Crater Vol. 1
Expectations are a double-edged sword. As an unpredictable but utterly unavoidable byproduct of establishing an audience, and even as they work to help garner interest in future work, they set a standard of quality but also a template that has to be addressed by the artist with each outing lest they be written off as stylistically inconsistent. Crater Vol. 1 embodies a lot of that problem: while its strengths are in the incredibly organic and emotive synthetic composition that define Android Lust’s sound, it’s difficult not to notice the absence of Shikhee’s striking vocals on most of the tracks. It’s a gambit, but one with potentially great rewards; by focusing on the atmospheric instrumentals and omitting her voice, the woman behind Android Lust forces the listener to change how we view her work, and consequently our preconceived idea of what the project sounds like.
Change is all well and good, but the history of music is littered with stillborn LPs by artists who grossly misjudged their ability to transcend what they were most well known for. Thankfully Crater Vol. 1 doesn’t have that problem. Shikhee is at least a good writer and producer as she is a singer, possibly better, and the record makes that point well. The simple piano melodies on opening tracks “My Kingdom for a God” and “Vereor” weave in and out of fields of warm, throbbing bass, tastefully arranged digital percussion, and resonant pads, all mixed to spacious and full sounding effect. There’s also a pleasantly dubby quality to many of the songs, where the lower register sounds feel solidly alive and full of motion; “When the Rain Comes” seems deceptively simple until you realize exactly how much its bassline is playing off the twinkling synths and subdued percussion that sit more forward in the mix.
Here’s where things get a little tricky for me critically, though: I think the three songs on which Shikhee sings are far and away the best things on Crater Vol. 1. The use of her bare voice complete with backing whispers on late album entry “Here and Now”, is utterly arresting, cutting into the pulsing rhythm track like a garrote. Similarly, it’s her presence that sells “I Need to Know” and “From the Other Side”, both excellent examples of the Reznorized-funk AL has traded well in previously. I’d stop short of saying any of the other songs on the record would have benefited from the addition of full vocals, as that implies they’re somehow incomplete. I just can’t shake how much they stand out from the pack on repeated listens, stealing some of the thunder from the tracks surrounding them.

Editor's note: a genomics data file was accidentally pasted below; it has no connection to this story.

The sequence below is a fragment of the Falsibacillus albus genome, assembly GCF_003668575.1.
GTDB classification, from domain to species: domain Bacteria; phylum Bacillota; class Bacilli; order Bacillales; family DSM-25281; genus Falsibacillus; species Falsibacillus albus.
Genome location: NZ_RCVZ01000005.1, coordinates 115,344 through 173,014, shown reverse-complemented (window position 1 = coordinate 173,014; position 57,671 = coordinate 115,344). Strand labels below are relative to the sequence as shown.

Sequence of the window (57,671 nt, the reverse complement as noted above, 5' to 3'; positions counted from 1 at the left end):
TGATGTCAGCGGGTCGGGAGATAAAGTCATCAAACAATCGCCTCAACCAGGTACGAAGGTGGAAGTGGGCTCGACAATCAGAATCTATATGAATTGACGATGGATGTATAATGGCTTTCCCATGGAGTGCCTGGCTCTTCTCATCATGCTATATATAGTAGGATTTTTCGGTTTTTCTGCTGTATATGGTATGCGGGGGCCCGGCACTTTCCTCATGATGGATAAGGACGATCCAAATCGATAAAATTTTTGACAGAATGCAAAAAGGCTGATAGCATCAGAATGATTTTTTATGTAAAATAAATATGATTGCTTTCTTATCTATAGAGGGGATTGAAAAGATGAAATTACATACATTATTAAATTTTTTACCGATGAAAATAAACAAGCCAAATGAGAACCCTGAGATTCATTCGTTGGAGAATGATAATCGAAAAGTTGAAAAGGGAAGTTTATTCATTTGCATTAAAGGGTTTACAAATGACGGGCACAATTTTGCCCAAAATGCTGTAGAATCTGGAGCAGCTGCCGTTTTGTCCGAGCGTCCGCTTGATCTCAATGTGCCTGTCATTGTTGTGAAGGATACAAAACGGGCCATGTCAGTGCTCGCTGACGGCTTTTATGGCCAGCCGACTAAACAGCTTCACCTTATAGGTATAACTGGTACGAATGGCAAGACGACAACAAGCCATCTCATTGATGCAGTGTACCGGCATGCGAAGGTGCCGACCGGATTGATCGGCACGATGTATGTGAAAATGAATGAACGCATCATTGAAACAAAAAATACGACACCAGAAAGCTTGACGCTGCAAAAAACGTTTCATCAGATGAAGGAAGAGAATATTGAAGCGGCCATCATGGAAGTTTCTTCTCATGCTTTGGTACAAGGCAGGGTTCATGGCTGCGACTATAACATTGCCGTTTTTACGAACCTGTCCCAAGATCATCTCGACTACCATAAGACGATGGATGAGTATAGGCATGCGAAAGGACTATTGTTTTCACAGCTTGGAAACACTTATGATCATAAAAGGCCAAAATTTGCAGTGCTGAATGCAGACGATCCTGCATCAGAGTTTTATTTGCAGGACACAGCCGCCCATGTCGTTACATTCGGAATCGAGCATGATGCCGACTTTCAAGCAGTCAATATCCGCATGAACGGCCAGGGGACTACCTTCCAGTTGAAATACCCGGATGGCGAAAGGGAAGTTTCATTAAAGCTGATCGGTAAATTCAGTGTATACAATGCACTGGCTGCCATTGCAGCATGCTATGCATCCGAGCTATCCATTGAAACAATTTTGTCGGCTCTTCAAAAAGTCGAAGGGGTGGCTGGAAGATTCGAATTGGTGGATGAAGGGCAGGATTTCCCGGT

With that said, I’ve enjoyed the time I’ve spent with Crater Vol. 1 thus far, and can see it getting some spins in the future. It’s sonically plush and has the enveloping quality of Android Lust’s previous albums, vocals or no. A few of it’s ideas seem underdeveloped (the asian strings on “Yaakuntik” are cool for example, but the experiment is over too soon at 1:00) but that’s okay, the record’s name explicitly posits it as the first of a series, and I’m interested to see whether it’s a blueprint for what follows or merely a point of departure. There’s no question that Shikhee has the creative toolset to make either approach work, what’ll be interesting is to see which path she takes and what our eventual destination is.